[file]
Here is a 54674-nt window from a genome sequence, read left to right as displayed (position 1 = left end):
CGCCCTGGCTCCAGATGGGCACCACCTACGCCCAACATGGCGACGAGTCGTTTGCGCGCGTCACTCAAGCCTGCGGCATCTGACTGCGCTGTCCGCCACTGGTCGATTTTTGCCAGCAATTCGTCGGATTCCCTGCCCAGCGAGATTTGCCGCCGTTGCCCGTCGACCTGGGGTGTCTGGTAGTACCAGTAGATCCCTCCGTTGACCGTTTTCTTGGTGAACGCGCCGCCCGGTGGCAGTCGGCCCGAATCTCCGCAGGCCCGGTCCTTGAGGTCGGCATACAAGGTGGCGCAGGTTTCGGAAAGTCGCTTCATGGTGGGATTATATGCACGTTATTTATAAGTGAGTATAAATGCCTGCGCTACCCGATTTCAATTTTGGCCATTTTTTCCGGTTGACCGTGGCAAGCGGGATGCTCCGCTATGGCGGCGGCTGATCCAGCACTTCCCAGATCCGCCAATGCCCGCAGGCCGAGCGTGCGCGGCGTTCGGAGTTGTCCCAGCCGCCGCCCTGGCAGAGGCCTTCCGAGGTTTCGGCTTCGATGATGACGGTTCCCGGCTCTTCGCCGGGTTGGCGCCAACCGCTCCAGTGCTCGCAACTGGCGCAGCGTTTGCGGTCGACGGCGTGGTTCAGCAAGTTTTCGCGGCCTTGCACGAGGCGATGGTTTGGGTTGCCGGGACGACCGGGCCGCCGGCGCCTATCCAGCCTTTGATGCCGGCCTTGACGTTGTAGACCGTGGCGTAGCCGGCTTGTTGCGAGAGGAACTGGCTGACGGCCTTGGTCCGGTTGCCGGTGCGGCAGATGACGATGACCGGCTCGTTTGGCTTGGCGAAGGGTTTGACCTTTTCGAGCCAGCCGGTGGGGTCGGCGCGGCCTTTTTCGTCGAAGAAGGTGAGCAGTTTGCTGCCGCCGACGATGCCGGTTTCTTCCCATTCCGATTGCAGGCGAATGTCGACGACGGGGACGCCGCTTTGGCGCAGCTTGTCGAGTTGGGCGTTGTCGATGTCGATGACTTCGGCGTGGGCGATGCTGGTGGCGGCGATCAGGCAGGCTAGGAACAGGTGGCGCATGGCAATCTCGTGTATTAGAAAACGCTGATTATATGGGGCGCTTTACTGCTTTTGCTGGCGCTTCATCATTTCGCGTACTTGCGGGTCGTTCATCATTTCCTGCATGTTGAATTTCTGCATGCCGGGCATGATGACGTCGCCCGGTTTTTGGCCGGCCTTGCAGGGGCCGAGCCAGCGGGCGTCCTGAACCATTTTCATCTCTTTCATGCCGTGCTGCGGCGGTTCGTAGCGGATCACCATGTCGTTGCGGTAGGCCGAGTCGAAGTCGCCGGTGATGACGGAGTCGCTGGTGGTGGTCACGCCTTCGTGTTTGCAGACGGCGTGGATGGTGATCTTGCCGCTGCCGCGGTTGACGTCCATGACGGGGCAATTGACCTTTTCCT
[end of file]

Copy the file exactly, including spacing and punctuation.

Here is a 54674-nt window from a genome sequence, read left to right as displayed (position 1 = left end):
CGCCCTGGCTCCAGATGGGCACCACCTACGCCCAACATGGCGACGAGTCGTTTGCGCGCGTCACTCAAGCCTGCGGCATCTGACTGCGCTGTCCGCCACTGGTCGATTTTTGCCAGCAATTCGTCGGATTCCCTGCCCAGCGAGATTTGCCGCCGTTGCCCGTCGACCTGGGGTGTCTGGTAGTACCAGTAGATCCCTCCGTTGACCGTTTTCTTGGTGAACGCGCCGCCCGGTGGCAGTCGGCCCGAATCTCCGCAGGCCCGGTCCTTGAGGTCGGCATACAAGGTGGCGCAGGTTTCGGAAAGTCGCTTCATGGTGGGATTATATGCACGTTATTTATAAGTGAGTATAAATGCCTGCGCTACCCGATTTCAATTTTGGCCATTTTTTCCGGTTGACCGTGGCAAGCGGGATGCTCCGCTATGGCGGCGGCTGATCCAGCACTTCCCAGATCCGCCAATGCCCGCAGGCCGAGCGTGCGCGGCGTTCGGAGTTGTCCCAGCCGCCGCCCTGGCAGAGGCCTTCCGAGGTTTCGGCTTCGATGATGACGGTTCCCGGCTCTTCGCCGGGTTGGCGCCAACCGCTCCAGTGCTCGCAACTGGCGCAGCGTTTGCGGTCGACGGCGTGGTTCAGCAAGTTTTCGCGGCCTTGCACGAGGCGATGGTTTGGGTTGCCGGGACGACCGGGCCGCCGGCGCCTATCCAGCCTTTGATGCCGGCCTTGACGTTGTAGACCGTGGCGTAGCCGGCTTGTTGCGAGAGGAACTGGCTGACGGCCTTGGTCCGGTTGCCGGTGCGGCAGATGACGATGACCGGCTCGTTTGGCTTGGCGAAGGGTTTGACCTTTTCGAGCCAGCCGGTGGGGTCGGCGCGGCCTTTTTCGTCGAAGAAGGTGAGCAGTTTGCTGCCGCCGACGATGCCGGTTTCTTCCCATTCCGATTGCAGGCGAATGTCGACGACGGGGACGCCGCTTTGGCGCAGCTTGTCGAGTTGGGCGTTGTCGATGTCGATGACTTCGGCGTGGGCGATGCTGGTGGCGGCGATCAGGCAGGCTAGGAACAGGTGGCGCATGGCAATCTCGTGTATTAGAAAACGCTGATTATATGGGGCGCTTTACTGCTTTTGCTGGCGCTTCATCATTTCGCGTACTTGCGGGTCGTTCATCATTTCCTGCATGTTGAATTTCTGCATGCCGGGCATGATGACGTCGCCCGGTTTTTGGCCGGCCTTGCAGGGGCCGAGCCAGCGGGCGTCCTGAACCATTTTCATCTCTTTCATGCCGTGCTGCGGCGGTTCGTAGCGGATCACCATGTCGTTGCGGTAGGCCGAGTCGAAGTCGCCGGTGATGACGGAGTCGCTGGTGGTGGTCACGCCTTCGTGTTTGCAGACGGCGTGGATGGTGATCTTGCCGCTGCCGCGGTTGACGTCCATGACGGGGCAATTGACCTTTTCCT